Councillors have expressed alarm after plans for the University of Bristol’s flagship new library were pulled at the last minute.
Members were due to decide proposals on Wednesday, September 16 for The Hawthorns – a former hotel on the corner of Woodland Road used as student accommodation, catering and offices – to be replaced by a seven-storey “landmark” building, plus two floors below ground.
But after initially recommending approval in a 118-page report to Bristol City Council’s development control committee, planning officers withdrew the item from the agenda to carry out more work to assess the impact of proposed road closures.
These include the effect on St Michael’s Hill, the emergency transport measures introduced by the local authority during lockdown, such as pop-up cycle lanes, and the Clean Air Zone.
The remote meeting was told that since the papers were published, more objections had been received about the traffic and transport knock-on effects.
The plans include a new public plaza, closing Woodland Road to general traffic between Tyndall Avenue and St Michael’s Park, and making St Michael’s Park one-way eastbound from Woodland Road to Osborne Villas.
A two-way cycle track would be created through the pedestrianised area, along with two raised pedestrian crossings in Elton Road and a “bus hub” in Tyndall Avenue to consolidate campus bus stops in one location.
There would be a net loss of ten on-street car parking spaces, from 86 to 76, and 524 more cycle spaces.
The report said a total of 176 objections were received over two rounds of consultation, including one following changes to the scheme in July, with 142 in support.
City council head of development Gary Collins told the meeting: “I would like to apologise to the committee because this was pulled at short notice which is far from ideal.
“Since the committee report was published, we have received further representations from local stakeholders, particularly questioning whether the proposed transport mitigation was adequate to deal with the impacts of the development, which is obviously a major consideration.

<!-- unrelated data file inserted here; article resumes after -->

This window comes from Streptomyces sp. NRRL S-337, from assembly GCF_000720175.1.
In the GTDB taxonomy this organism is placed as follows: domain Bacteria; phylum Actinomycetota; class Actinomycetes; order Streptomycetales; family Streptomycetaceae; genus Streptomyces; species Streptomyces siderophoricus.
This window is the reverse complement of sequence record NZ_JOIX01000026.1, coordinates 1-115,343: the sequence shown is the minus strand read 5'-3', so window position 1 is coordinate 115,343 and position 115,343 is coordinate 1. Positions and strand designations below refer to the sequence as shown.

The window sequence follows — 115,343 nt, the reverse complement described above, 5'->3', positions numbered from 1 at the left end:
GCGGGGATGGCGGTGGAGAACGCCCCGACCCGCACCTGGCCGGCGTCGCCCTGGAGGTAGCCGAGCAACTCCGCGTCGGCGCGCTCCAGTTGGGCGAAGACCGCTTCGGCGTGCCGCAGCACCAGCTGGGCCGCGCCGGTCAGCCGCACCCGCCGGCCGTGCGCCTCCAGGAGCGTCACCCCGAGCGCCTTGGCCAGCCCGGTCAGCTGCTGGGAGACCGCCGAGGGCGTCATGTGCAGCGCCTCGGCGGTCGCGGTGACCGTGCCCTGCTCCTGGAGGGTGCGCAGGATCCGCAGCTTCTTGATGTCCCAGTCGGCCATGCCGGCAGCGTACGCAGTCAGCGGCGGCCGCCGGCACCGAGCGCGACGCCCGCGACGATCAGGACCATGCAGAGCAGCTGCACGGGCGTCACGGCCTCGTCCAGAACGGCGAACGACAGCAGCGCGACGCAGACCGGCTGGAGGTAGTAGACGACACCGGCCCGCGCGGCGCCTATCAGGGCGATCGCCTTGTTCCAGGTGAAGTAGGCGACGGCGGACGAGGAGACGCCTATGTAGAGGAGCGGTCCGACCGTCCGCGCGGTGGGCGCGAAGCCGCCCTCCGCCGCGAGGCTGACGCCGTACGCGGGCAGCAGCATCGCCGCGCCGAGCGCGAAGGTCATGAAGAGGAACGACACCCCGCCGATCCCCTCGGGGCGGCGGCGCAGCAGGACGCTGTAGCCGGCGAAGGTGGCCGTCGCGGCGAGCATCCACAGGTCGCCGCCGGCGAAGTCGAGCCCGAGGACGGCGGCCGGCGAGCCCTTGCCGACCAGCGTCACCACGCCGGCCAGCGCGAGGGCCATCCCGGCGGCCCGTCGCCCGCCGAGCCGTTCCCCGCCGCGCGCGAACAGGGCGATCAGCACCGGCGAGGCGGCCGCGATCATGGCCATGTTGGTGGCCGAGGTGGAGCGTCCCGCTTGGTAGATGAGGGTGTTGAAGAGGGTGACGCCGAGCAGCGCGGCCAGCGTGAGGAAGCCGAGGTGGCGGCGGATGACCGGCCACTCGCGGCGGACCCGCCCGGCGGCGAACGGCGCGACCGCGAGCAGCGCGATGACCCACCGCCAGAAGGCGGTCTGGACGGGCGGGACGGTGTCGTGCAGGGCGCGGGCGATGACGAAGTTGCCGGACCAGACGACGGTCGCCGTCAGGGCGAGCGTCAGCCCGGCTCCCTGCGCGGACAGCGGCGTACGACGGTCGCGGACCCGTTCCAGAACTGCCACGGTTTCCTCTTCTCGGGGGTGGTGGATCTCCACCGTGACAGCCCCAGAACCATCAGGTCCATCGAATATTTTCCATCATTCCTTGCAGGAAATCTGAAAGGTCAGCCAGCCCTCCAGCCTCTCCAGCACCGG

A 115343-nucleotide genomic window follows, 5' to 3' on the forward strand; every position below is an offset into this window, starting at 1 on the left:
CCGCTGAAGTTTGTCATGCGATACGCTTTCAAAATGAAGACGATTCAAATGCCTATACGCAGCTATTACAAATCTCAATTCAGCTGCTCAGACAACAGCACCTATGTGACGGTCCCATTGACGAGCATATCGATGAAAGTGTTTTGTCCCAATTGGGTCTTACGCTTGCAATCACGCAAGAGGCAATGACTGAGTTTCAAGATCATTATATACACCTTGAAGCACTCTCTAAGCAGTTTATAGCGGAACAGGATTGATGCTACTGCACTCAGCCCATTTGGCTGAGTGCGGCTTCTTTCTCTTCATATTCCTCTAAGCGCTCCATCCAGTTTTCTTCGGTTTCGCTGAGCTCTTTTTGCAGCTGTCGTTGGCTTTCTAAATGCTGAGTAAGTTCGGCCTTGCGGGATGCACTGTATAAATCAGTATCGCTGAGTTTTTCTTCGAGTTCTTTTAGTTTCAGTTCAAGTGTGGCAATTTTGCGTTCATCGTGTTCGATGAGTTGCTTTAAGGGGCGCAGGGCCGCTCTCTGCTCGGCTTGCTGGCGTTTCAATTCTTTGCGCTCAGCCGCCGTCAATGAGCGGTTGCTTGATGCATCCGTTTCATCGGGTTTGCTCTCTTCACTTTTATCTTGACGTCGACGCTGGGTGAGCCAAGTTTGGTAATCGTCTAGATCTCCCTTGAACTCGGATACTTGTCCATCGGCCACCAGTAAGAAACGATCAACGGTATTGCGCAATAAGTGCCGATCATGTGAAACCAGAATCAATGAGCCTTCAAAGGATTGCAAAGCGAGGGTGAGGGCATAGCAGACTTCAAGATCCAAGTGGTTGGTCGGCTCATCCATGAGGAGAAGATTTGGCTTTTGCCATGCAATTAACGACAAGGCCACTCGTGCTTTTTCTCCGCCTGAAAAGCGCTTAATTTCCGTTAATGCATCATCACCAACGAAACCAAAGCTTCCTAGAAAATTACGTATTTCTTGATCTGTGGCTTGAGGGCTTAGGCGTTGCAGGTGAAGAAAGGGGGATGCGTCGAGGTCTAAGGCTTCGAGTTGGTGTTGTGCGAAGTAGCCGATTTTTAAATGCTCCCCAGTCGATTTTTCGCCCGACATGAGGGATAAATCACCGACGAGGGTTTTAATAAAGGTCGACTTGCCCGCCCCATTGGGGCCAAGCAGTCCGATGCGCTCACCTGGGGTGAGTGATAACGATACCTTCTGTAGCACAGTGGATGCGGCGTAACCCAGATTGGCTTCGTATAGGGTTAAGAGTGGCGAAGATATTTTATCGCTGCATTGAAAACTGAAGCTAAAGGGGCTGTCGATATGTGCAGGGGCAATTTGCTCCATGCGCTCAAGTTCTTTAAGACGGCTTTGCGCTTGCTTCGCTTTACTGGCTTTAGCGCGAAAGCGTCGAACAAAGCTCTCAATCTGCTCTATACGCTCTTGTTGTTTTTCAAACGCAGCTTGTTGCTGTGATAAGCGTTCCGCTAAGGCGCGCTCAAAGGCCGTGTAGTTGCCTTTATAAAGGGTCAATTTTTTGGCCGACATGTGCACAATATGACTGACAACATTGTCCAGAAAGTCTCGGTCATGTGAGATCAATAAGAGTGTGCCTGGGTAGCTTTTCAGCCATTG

“Following receipt of those, as an officer group we felt that the proposed mitigation package, especially relating to St Michael’s Hill, was worthy of being reexamined by us.
“And also that we should provide the committee and interested parties with a clear narrative about how those proposed works would integrate with the Emergency Active Travel Fund that members will have seen being put in place around the city, such as the temporary cycle lanes, and also the plans for a Clean Air Zone because the site is in fairly close proximity to that.”
Councillor Jo Sergeant said: “It concerns me that this sort of thing can happen so close to an application being heard. I appreciate this is important but it does concern me that things are being held up when everyone has had access to this information.
“I know we’re living in difficult times but it feels like the planning process is being interfered with. I’m sure that’s not the intention but I’ve been in situations where I’ve wanted to put a statement in and I’ve been told I’ve hit a deadline, it’s too late. It feels we have one rule for us and another rule for people higher up.”
Councillor Clive Stevens said: “Some people who were going to speak this afternoon might have booked time off and they will be unimpressed, and as a demonstration of democracy it’s very poor.I am displeased on behalf of those residents who were going to speak.”
Mr Collins said it had been a “very difficult call” to withdraw the item for more assessment work to take place.
The plans will come back to committee on October 14.
Adam Postans is a local democracy reporter for Bristol.
Main image: Hawkins Brown and Schmidt Hammer Lassen Architects